This year’s NCAA Tournament might have been played without popular schools including Maryland, Kentucky, Louisville or Tennessee under a plan advanced by U.S. Secretary of Education Arne Duncan aimed at increasing the current player graduation rates of each of those programs.

Duncan announced a proposal on March 17 to restrict men’s college basketball teams from participating in the “Big Dance” or any postseason play if they do not graduate at least 40 percent of their players.

If his idea was in effect this year, at least 12 programs wouldn’t be tournament eligible, according to a study from the Institute for Diversity and Ethics in Sport at the University of Central Florida.

The Associated Press reported that the ineligible schools would include No. 1 seed Kentucky, one of the teams President Obama recently predicted would reach the Finals. Kentucky graduated only 31 percent of its players last year.

“Frankly, that’s a low bar, and not many teams would be ineligible,” said Duncan, who played college basketball at Harvard University. “Over time, we should set a higher bar. But it’s a minimum, a bright line, which every program should meet to vie for postseason honors.”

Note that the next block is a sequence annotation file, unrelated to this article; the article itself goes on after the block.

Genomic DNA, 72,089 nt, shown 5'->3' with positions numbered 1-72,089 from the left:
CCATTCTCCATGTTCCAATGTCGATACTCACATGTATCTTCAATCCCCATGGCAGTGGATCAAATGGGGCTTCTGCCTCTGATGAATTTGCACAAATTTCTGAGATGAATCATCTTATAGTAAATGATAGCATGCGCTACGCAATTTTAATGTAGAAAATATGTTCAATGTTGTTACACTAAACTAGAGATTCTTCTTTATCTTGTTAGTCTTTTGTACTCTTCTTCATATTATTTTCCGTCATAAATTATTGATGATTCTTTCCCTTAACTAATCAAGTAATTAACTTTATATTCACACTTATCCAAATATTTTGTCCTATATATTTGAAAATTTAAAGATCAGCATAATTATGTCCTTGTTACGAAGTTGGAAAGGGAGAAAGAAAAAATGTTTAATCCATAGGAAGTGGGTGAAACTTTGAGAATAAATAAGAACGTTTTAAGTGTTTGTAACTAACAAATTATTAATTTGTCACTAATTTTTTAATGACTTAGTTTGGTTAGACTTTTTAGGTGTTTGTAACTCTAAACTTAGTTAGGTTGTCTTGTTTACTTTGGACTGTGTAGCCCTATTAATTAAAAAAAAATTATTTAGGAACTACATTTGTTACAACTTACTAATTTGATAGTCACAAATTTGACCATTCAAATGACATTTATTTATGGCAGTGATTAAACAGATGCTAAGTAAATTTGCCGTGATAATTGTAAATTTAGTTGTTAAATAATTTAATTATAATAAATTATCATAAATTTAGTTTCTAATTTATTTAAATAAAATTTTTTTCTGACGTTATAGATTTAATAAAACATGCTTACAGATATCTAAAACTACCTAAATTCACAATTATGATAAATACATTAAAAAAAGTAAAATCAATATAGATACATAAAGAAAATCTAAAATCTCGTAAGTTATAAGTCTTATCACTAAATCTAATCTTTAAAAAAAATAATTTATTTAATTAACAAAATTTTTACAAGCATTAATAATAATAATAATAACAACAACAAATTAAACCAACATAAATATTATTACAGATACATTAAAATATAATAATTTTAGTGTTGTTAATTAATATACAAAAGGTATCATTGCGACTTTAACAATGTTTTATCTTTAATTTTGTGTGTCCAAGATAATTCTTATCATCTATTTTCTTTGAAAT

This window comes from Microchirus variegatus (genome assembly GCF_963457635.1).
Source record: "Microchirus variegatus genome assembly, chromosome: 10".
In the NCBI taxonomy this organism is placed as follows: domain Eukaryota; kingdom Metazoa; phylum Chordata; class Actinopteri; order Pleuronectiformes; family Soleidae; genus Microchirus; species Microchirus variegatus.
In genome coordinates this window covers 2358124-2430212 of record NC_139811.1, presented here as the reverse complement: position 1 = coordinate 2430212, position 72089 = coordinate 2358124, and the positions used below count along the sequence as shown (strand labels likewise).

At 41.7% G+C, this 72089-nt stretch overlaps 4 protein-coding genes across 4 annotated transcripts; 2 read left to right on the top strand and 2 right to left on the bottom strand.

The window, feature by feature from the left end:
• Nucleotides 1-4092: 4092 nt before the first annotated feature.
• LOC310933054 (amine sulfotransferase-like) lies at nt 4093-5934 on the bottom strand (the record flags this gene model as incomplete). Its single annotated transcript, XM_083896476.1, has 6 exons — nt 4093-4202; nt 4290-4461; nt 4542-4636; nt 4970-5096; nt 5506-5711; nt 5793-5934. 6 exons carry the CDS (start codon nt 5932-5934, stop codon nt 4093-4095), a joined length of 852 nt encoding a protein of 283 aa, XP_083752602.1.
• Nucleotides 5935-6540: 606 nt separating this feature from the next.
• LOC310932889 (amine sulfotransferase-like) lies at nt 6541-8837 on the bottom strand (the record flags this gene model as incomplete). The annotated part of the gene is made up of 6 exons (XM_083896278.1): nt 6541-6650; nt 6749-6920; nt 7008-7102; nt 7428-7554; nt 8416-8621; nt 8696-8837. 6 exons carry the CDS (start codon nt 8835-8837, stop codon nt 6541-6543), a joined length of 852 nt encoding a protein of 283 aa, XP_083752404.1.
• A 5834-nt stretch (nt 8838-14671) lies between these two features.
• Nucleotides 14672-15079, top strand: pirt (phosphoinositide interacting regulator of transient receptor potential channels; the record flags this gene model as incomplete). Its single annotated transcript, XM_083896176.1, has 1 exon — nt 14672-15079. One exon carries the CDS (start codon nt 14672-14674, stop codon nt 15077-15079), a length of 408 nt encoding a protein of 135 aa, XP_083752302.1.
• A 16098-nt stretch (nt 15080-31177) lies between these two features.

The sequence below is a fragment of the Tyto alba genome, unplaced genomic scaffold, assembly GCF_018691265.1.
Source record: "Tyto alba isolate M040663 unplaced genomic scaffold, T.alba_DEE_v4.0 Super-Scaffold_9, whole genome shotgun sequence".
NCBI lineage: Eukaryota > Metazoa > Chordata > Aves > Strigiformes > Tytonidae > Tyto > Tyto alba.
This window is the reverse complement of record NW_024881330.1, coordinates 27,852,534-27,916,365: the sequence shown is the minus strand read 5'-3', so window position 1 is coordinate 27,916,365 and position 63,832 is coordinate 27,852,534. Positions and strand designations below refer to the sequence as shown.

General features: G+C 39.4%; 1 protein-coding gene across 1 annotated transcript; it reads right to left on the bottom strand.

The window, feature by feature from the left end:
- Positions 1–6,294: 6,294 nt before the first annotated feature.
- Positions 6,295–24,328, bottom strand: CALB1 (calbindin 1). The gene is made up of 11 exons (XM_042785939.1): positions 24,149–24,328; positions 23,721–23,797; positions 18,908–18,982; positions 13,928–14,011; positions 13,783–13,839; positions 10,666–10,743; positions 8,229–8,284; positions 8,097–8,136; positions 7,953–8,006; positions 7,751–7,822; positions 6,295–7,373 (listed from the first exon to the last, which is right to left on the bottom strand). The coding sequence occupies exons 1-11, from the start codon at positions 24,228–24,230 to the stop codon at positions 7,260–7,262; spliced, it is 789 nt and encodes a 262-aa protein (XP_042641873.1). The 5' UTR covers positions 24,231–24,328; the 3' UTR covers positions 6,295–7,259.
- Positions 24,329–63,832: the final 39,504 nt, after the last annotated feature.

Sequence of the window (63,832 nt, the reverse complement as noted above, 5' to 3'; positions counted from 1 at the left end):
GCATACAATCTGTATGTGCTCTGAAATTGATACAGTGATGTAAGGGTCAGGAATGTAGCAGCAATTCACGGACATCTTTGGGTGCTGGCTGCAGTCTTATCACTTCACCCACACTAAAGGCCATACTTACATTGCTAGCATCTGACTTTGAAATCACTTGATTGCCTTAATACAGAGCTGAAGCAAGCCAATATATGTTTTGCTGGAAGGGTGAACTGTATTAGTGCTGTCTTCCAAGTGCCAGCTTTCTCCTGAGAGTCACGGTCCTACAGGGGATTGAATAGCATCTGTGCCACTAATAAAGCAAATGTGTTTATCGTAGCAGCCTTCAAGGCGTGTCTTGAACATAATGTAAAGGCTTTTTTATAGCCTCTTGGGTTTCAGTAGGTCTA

According to the AP, Duncan said that, of the 65 teams in this year’s NCAA tournament field, 45 teams graduated 70 percent or more of their White players, 12 more teams than last year. Yet only 20 teams graduated 70 percent of their Black players, the same number as in 2008.

Maryland is one of two teams that graduated no Black players that enrolled from 1999 to 2002.

NCAA spokesman Bob Williams told the AP that the association is also concerned about low graduation rates, but said he believes restrictions based on graduation rates wrongly punish some current student-athletes as well as schools with players who transfer or decide to play professionally.

“What we want to do at the end of the day is change behavior so that when people come to college, they have to be prepared to do the work and institutions are prepared to support them academically,” Williams said. “We shouldn’t measure success by how many teams receive a ban.”

Georgetown University coach John Thompson III, whose school has high graduation rates, agreed with Williams, calling Duncan’s proposal “harsh.”

“That’s just my initial thought,” Thompson said, one of four African-American coaches to reach the tournament this year. “When you say graduate, what time frame are we talking about? What are the other factors that fall into place? Are we talking about a four-year window, five-year window, 10-year window? Our responsibility is to help young men grow up.”